Mulgrave’s financial condition highlighted

Province wants town to develop action plan

HALIFAX: Mulgrave is one of seven municipalities across the province facing financial challenges that has to come up with action plans for the Department of Municipal Affairs based on their 2017 assessment results.

The request for the plan is based on the number of red and yellow flags indicated on the municipality’s financial conditions.

Mark Peck, executive director of planning, policy and advisory services for the department said moderate or high risks in six of the 13 measures triggers a call for the action plan.

“The Department of Municipal Affairs provides financial condition indicators to all 50 municipalities, within those financial condition indicators, there are 13 measures, and what we do is we ask for action plans for any municipality that has six indicators in either the high-risk or moderate-risk categories,” he told The Reporter Monday morning. “And in Mulgrave’s case they had six – four in high-risk and two in moderate-risk measures.”

Peck said part of the department’s policy is they ask the town to provide an action plan, which serves as a number of things, but mainly as a tool for council to plan how to address flagged measures.

“Council represents the general public of the Town of Mulgrave so it’s really important for the public to know what council’s plan is. It’s to provide certainty for the town in terms of long-term financial planning,” he said. “It’s also a tool for us to use in terms of holding council accountable for addressing what they’ve committed to do, in terms of addressing those measures.”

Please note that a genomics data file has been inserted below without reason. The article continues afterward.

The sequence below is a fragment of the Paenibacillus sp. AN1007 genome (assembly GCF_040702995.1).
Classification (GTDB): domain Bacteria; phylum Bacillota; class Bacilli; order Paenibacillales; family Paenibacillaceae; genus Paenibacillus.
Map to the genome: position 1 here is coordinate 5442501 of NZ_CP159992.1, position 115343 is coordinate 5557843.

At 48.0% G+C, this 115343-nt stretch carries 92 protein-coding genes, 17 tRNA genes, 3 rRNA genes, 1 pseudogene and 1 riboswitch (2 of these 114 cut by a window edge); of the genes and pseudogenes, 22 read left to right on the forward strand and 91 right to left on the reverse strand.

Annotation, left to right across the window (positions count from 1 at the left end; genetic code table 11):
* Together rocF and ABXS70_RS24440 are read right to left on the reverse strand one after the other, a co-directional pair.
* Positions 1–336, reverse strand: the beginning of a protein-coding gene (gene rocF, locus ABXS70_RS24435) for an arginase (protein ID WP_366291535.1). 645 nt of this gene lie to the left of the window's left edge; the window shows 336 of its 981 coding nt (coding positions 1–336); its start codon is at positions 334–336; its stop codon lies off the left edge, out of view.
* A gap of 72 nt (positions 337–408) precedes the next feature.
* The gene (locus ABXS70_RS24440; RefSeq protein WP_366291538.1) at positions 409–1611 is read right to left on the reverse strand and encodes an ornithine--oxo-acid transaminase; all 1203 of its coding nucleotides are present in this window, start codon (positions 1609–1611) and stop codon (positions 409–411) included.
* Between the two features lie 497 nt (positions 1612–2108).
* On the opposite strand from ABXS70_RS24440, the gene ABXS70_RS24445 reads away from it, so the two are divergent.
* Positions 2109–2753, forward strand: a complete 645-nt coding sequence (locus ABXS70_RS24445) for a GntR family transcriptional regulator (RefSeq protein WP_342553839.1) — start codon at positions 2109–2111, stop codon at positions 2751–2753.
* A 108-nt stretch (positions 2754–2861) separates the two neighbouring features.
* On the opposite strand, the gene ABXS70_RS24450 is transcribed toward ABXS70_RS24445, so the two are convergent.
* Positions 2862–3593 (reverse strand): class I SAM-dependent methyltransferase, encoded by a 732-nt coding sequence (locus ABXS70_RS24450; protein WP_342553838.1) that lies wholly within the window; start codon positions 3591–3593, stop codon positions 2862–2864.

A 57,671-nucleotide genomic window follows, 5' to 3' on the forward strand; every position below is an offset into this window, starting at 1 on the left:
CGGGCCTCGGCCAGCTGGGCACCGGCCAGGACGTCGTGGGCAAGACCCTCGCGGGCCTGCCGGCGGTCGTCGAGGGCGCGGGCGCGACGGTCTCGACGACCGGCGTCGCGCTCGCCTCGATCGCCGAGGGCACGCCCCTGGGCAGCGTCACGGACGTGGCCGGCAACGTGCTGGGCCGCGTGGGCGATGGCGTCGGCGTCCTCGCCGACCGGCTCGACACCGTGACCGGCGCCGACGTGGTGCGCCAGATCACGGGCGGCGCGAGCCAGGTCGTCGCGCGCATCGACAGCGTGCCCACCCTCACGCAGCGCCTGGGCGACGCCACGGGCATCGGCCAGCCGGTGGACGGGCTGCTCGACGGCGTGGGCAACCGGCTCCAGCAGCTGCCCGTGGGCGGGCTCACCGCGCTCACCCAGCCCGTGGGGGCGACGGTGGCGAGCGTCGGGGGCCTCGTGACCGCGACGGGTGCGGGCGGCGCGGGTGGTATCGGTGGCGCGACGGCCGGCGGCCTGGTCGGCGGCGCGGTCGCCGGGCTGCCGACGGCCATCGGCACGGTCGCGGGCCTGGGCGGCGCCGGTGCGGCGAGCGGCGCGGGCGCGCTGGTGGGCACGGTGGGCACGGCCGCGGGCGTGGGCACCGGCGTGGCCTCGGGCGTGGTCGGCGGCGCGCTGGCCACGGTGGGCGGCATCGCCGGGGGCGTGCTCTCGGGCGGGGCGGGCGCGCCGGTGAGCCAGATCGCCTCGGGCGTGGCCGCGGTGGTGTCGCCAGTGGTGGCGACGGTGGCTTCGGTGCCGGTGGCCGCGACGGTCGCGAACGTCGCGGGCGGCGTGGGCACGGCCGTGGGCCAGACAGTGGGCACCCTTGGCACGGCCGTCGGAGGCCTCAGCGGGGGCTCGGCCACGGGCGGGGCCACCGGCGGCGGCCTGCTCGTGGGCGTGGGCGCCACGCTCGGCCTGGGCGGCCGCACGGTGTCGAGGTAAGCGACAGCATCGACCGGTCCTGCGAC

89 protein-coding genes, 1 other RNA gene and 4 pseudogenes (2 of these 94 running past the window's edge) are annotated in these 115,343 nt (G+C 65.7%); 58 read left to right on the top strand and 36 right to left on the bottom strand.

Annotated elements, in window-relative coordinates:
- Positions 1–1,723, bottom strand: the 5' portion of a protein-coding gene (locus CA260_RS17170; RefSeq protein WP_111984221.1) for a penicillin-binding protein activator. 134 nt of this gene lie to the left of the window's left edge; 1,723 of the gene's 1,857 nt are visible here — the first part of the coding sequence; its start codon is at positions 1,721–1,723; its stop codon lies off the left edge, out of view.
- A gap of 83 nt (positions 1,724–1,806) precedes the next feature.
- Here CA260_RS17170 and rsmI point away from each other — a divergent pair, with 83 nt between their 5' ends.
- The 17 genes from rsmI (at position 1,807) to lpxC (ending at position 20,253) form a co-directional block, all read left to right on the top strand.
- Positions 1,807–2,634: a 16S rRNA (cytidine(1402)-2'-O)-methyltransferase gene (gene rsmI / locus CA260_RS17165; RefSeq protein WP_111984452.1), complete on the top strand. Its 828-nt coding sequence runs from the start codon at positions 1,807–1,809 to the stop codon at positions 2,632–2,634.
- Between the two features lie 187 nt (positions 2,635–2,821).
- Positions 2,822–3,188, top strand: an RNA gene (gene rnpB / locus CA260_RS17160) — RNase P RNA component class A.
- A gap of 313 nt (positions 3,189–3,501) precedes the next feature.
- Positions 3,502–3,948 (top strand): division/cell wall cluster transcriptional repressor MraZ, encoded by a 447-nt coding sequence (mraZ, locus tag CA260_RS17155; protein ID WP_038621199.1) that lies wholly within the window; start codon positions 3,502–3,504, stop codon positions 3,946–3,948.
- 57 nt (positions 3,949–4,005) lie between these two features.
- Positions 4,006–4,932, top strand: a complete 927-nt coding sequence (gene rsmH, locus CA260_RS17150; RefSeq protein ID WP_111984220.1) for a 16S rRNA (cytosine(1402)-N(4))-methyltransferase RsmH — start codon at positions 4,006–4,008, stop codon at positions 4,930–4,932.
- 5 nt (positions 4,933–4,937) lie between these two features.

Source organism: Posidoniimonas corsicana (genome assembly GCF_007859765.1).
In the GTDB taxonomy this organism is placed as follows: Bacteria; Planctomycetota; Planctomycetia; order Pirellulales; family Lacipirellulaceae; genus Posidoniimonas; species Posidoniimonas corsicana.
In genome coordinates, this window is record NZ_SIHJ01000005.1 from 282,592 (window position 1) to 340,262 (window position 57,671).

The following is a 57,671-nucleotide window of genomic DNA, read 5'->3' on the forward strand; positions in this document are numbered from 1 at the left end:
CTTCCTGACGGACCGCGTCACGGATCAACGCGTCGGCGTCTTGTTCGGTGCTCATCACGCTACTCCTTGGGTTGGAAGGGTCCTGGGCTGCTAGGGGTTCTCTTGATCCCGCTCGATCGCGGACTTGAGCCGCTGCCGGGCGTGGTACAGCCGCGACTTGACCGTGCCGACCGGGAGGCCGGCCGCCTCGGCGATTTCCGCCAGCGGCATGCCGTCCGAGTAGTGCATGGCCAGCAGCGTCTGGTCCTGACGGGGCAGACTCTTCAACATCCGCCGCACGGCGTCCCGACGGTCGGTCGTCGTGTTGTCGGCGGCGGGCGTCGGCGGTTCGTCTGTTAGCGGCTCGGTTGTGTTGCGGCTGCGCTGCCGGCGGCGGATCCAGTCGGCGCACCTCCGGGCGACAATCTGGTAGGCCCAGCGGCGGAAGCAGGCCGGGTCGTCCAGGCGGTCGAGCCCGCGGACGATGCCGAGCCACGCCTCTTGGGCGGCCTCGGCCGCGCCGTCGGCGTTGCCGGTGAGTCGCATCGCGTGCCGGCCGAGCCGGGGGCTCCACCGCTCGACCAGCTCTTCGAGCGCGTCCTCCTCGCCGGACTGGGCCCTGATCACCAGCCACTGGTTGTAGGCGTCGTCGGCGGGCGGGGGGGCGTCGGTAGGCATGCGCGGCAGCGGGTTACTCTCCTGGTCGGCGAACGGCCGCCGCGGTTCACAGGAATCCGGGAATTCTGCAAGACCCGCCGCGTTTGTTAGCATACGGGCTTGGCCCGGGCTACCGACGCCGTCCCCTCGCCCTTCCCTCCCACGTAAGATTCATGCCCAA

The flagged measures that were identified as having a high-risk for Mulgrave were: reliance on a single business, underappreciated assets, operating reserves, and their five-year budget accuracy, while the two moderate-risk measures were their three-year change in the tax base, and number of deficits.

Mulgrave’s action plan talks about the recent amalgamation attempt that was rejected by the Municipality of the District of Guysborough and the need for the province and the town to come up with a new direction of the community.

The plan states that during the town’s SWOT analysis – which is a study undertaken by an organization to identify its internal strengths and weaknesses, as well as its external opportunities and threats – one of the issues identified as a threat was the low opportunity for amalgamation without provincial assistance.

Through multiple attempts no one from the Town of Mulgrave was able to comment on The Reporter’s request to speak on specifics of their action plan by press time.

Peck said the province will now wait for Mulgrave to provide an update to their action plan, which is due in mid-July.

“We’ll see where they are, we’ll get a report from them and we’ll speak with the town again to measure how they did, and go from there.”